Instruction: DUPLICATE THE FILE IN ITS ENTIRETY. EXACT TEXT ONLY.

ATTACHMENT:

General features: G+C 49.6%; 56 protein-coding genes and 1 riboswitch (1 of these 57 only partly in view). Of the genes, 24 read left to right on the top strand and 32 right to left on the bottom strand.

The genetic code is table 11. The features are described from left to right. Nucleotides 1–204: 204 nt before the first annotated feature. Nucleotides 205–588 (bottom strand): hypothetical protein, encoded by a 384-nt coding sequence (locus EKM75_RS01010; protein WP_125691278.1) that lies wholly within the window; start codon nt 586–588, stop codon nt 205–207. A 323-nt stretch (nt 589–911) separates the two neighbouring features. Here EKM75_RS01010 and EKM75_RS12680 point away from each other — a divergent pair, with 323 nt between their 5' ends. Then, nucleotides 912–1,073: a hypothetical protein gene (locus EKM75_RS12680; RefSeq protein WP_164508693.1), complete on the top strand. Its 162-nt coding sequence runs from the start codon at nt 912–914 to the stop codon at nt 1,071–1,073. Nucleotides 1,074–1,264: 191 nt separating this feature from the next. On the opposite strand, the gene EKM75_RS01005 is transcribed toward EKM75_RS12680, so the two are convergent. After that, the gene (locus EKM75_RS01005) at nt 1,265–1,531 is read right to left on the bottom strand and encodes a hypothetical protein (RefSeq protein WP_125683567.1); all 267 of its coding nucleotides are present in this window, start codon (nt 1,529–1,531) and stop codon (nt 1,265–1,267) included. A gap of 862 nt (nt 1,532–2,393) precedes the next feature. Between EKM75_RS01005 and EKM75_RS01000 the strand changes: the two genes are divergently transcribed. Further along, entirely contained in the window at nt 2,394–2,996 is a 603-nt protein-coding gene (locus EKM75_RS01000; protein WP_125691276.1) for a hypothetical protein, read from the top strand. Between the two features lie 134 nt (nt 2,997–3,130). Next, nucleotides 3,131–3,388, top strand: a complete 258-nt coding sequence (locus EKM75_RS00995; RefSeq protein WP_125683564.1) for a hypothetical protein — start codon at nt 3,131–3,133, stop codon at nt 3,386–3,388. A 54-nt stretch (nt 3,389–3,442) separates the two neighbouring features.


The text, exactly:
General features: G+C 49.6%; 56 protein-coding genes and 1 riboswitch (1 of these 57 only partly in view). Of the genes, 24 read left to right on the top strand and 32 right to left on the bottom strand.

The genetic code is table 11. The features are described from left to right. Nucleotides 1–204: 204 nt before the first annotated feature. Nucleotides 205–588 (bottom strand): hypothetical protein, encoded by a 384-nt coding sequence (locus EKM75_RS01010; protein WP_125691278.1) that lies wholly within the window; start codon nt 586–588, stop codon nt 205–207. A 323-nt stretch (nt 589–911) separates the two neighbouring features. Here EKM75_RS01010 and EKM75_RS12680 point away from each other — a divergent pair, with 323 nt between their 5' ends. Then, nucleotides 912–1,073: a hypothetical protein gene (locus EKM75_RS12680; RefSeq protein WP_164508693.1), complete on the top strand. Its 162-nt coding sequence runs from the start codon at nt 912–914 to the stop codon at nt 1,071–1,073. Nucleotides 1,074–1,264: 191 nt separating this feature from the next. On the opposite strand, the gene EKM75_RS01005 is transcribed toward EKM75_RS12680, so the two are convergent. After that, the gene (locus EKM75_RS01005) at nt 1,265–1,531 is read right to left on the bottom strand and encodes a hypothetical protein (RefSeq protein WP_125683567.1); all 267 of its coding nucleotides are present in this window, start codon (nt 1,529–1,531) and stop codon (nt 1,265–1,267) included. A gap of 862 nt (nt 1,532–2,393) precedes the next feature. Between EKM75_RS01005 and EKM75_RS01000 the strand changes: the two genes are divergently transcribed. Further along, entirely contained in the window at nt 2,394–2,996 is a 603-nt protein-coding gene (locus EKM75_RS01000; protein WP_125691276.1) for a hypothetical protein, read from the top strand. Between the two features lie 134 nt (nt 2,997–3,130). Next, nucleotides 3,131–3,388, top strand: a complete 258-nt coding sequence (locus EKM75_RS00995; RefSeq protein WP_125683564.1) for a hypothetical protein — start codon at nt 3,131–3,133, stop codon at nt 3,386–3,388. A 54-nt stretch (nt 3,389–3,442) separates the two neighbouring features.